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Boris’ latest scare tactic: EU superstate

by Hugo Dixon | 07.03.2016

Boris Johnson delights in accusing the Remain camp of “Project Fear”. But in his latest column for the Telegraph, the Mayor of London engages in his own bit of scaremongering: that Britain will be dragged “willy-nilly” into a European superstate if we stay in the EU.

Boris, who is one of my oldest and closest friends, points to the so-called Five Presidents’ Report – published last year by the European Commission President and the heads of four other EU bodies – as evidence for his prediction. He has misunderstood it.

The Five Presidents’ focus is on shoring up the troubled eurozone. But Britain is not in the single currency and so would not be directly affected by their most eye-catching proposal, a eurozone treasury. It is also far-fetched to imply that this would amount to even a eurozone superstate given that, in the same breath, the presidents say “this would not mean centralisation of all aspects of revenue and expenditure policy”.

The Mayor says we won’t be able to avoid a superstate because the Five Presidents are also calling for a “deepening of the [EU’s] single market”. He says: “They want to harmonise insolvency law, company law, property rights, social security systems – and there is no way the UK can be unaffected by this process.”

Boris is correct that the Five Presidents want a deeper single market. But this is something we should celebrate, not fear. British governments have been pushing for this for decades. Even Boris, as recently as last month, was singing the single market’s praises.

The current single market is optimised for goods, where Germany excels. Deepening the single market would optimise it also for services, capital markets and the internet – where we excel. If we quit the EU, we will miss out on these opportunities.

Indeed, three of Boris’ four specific bugbears – insolvency law, company law and property rights – are mentioned by the Five Presidents as part of the creation of a capital markets union, which is being pushed by our own commissioner, Jonathan Hill. To the extent that the EU embraces capital markets, the City – and by extension, London and the UK as a whole – will be the big winner. It’s odd that the Mayor of London doesn’t appreciate this.

Meanwhile, Boris’ other bugbear – better coordination of social security systems – relates explicitly to the euro zone. Since we are not in it, we wouldn’t be affected by this proposal.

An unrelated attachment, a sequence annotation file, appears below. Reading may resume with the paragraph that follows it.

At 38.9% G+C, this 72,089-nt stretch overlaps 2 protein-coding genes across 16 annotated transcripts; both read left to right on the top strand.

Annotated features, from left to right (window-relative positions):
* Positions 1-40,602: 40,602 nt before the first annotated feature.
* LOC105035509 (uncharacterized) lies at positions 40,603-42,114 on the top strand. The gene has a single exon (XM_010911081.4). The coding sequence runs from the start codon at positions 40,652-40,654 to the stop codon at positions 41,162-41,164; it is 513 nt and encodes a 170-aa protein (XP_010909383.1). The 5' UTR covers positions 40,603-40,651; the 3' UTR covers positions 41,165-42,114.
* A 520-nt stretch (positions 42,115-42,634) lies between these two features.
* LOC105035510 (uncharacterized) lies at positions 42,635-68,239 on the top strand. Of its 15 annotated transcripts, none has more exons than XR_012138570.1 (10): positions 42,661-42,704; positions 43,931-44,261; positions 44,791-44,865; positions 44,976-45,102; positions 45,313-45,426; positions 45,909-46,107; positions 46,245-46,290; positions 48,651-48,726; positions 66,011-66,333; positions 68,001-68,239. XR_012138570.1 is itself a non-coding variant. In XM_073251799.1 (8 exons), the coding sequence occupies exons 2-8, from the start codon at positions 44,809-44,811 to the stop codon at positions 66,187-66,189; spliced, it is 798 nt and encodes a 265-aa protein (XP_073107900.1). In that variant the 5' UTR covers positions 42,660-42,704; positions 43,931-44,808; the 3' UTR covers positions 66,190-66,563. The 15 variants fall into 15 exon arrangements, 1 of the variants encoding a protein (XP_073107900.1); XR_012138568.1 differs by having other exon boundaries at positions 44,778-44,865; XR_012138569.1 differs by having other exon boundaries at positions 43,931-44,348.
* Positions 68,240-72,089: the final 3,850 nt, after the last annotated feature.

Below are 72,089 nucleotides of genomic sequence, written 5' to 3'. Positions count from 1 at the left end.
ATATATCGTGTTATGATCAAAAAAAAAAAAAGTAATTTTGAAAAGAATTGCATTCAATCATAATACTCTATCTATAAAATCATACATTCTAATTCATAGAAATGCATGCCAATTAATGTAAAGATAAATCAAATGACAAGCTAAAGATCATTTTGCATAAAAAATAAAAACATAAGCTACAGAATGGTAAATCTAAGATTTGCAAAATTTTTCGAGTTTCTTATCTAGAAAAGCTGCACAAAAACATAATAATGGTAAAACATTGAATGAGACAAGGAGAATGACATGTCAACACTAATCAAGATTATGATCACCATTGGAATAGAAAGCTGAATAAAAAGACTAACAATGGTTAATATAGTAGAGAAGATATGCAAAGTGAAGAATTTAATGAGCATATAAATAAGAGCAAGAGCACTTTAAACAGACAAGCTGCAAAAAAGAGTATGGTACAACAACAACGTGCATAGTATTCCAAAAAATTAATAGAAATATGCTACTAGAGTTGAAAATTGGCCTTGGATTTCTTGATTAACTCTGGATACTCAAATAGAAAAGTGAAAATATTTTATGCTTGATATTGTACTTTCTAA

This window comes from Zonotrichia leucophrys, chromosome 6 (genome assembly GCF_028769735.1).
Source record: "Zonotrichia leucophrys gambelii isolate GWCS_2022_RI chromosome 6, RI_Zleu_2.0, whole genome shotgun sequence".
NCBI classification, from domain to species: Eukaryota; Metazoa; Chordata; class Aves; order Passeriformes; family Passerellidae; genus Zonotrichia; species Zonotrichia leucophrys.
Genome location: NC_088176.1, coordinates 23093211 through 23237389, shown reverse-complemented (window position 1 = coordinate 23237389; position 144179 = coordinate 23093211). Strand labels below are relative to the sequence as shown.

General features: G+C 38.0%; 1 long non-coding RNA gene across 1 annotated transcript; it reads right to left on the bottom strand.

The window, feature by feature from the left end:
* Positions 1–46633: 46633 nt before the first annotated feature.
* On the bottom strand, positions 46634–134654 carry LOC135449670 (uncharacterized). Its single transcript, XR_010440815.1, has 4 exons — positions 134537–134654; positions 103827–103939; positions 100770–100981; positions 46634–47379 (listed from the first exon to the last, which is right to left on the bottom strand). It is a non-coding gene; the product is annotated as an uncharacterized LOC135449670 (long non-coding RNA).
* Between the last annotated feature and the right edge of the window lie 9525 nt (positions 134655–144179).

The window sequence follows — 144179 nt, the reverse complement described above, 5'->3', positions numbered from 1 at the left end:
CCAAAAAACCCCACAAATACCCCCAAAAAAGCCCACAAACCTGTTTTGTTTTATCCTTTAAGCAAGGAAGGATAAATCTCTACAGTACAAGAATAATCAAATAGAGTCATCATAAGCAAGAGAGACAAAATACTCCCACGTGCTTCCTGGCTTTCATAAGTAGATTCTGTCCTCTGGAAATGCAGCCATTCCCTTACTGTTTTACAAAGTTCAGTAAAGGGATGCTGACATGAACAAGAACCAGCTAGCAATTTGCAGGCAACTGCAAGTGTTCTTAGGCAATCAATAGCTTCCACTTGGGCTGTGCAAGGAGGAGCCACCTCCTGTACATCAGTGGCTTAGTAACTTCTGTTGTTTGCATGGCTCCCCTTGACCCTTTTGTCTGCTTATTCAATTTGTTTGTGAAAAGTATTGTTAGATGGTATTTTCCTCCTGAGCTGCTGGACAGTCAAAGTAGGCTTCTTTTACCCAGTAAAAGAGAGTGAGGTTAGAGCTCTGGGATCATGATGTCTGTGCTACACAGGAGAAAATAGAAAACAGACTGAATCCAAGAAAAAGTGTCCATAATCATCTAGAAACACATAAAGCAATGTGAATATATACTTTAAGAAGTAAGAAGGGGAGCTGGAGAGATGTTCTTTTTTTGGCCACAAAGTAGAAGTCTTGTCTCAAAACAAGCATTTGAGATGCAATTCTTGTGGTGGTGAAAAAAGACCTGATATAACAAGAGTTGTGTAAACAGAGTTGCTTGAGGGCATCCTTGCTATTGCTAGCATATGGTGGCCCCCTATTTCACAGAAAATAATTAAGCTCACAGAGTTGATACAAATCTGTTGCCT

The Five Presidents also advocate more efficient labour markets and greater competitiveness in order to help the euro zone flourish. We wouldn’t be directly impacted, but we’d sure as hell benefit indirectly.

What Boris doesn’t say is that there is no guarantee that the Five Presidents will get their way. While lots of euro countries do want fiscal union, they have different views about what that means. For the Germans, it means more discipline. For the Italians, it means less austerity and more job creation.

It’s because of these wildly divergent views that the Five Presidents’ Report is now languishing on the back burner. It merited just two non-committal paragraphs in the communique at last December’s summit of EU leaders.

Of course, it is possible that the leaders will eventually overcome their differences and push ahead with some form of fiscal union. Boris is right, too, that David Cameron has promised not to create obstacles to such a move as part of his renegotiation of Britain’s relationship with the EU. This was a mistake, as he gave this assurance without knowing precisely what, if anything, the eurozone may propose.

But the Mayor doesn’t mention that, in return, we got commitments that the euro zone will not discriminate against the UK and a pledge that the EU treaty clause calling for “ever closer union among the peoples of Europe” will not apply to us. These provisions – along with our existing opt-out from the single currency – protect us from Boris’ bogeyman of an EU superstate.

This piece is being published simultaneously in The Telegraph.

Edited by Sam Ashworth-Hayes

Hugo Dixon is the author of The In/Out Question: Why Britain should stay in the EU and fight to make it better. Available here for £5 (paperback), £2.50 (e-book)

One Response to “Boris’ latest scare tactic: EU superstate”

  • I run a business and I can set up aa company in 5 minutes online for very little cost. If I’m in many European companies his costs 100s Euros and can take weeks or months.

    If I employ somebody here and hey don’t perform, I can remove them, by following a careful process, This can be very difficult in other EU countries.

    These are the sort of things were the EU could work to make trade easier and we should have not closer Union but an equally easy and common rules and ways of doing business. There is a common currency but software can easily handle this, the trickier things are not even being made simple in many countries.